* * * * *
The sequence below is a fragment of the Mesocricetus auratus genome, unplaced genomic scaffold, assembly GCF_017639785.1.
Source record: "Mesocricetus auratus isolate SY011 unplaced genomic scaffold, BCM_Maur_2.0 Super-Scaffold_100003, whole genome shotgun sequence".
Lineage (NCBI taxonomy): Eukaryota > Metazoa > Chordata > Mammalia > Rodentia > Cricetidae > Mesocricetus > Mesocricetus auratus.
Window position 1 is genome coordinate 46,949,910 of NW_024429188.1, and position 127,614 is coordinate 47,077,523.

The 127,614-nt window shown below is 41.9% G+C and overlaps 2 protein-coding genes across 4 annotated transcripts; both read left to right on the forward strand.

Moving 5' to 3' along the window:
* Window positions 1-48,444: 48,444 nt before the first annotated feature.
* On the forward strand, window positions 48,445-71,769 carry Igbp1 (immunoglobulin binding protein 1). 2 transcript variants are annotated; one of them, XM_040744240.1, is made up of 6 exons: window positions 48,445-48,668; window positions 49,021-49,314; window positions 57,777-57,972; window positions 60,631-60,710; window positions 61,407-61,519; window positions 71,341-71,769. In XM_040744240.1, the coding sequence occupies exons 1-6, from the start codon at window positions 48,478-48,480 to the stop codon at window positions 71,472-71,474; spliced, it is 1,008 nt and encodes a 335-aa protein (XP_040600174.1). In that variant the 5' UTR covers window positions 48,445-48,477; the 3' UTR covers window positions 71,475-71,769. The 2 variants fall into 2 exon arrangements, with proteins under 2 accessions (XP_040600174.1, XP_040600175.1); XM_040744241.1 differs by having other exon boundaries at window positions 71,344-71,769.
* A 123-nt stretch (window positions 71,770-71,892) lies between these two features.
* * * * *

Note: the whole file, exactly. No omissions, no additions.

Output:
The sequence below is a fragment of the Mesocricetus auratus genome, unplaced genomic scaffold, assembly GCF_017639785.1.
Source record: "Mesocricetus auratus isolate SY011 unplaced genomic scaffold, BCM_Maur_2.0 Super-Scaffold_100003, whole genome shotgun sequence".
Lineage (NCBI taxonomy): Eukaryota > Metazoa > Chordata > Mammalia > Rodentia > Cricetidae > Mesocricetus > Mesocricetus auratus.
Window position 1 is genome coordinate 46,949,910 of NW_024429188.1, and position 127,614 is coordinate 47,077,523.

The 127,614-nt window shown below is 41.9% G+C and overlaps 2 protein-coding genes across 4 annotated transcripts; both read left to right on the forward strand.

Moving 5' to 3' along the window:
* Window positions 1-48,444: 48,444 nt before the first annotated feature.
* On the forward strand, window positions 48,445-71,769 carry Igbp1 (immunoglobulin binding protein 1). 2 transcript variants are annotated; one of them, XM_040744240.1, is made up of 6 exons: window positions 48,445-48,668; window positions 49,021-49,314; window positions 57,777-57,972; window positions 60,631-60,710; window positions 61,407-61,519; window positions 71,341-71,769. In XM_040744240.1, the coding sequence occupies exons 1-6, from the start codon at window positions 48,478-48,480 to the stop codon at window positions 71,472-71,474; spliced, it is 1,008 nt and encodes a 335-aa protein (XP_040600174.1). In that variant the 5' UTR covers window positions 48,445-48,477; the 3' UTR covers window positions 71,475-71,769. The 2 variants fall into 2 exon arrangements, with proteins under 2 accessions (XP_040600174.1, XP_040600175.1); XM_040744241.1 differs by having other exon boundaries at window positions 71,344-71,769.
* A 123-nt stretch (window positions 71,770-71,892) lies between these two features.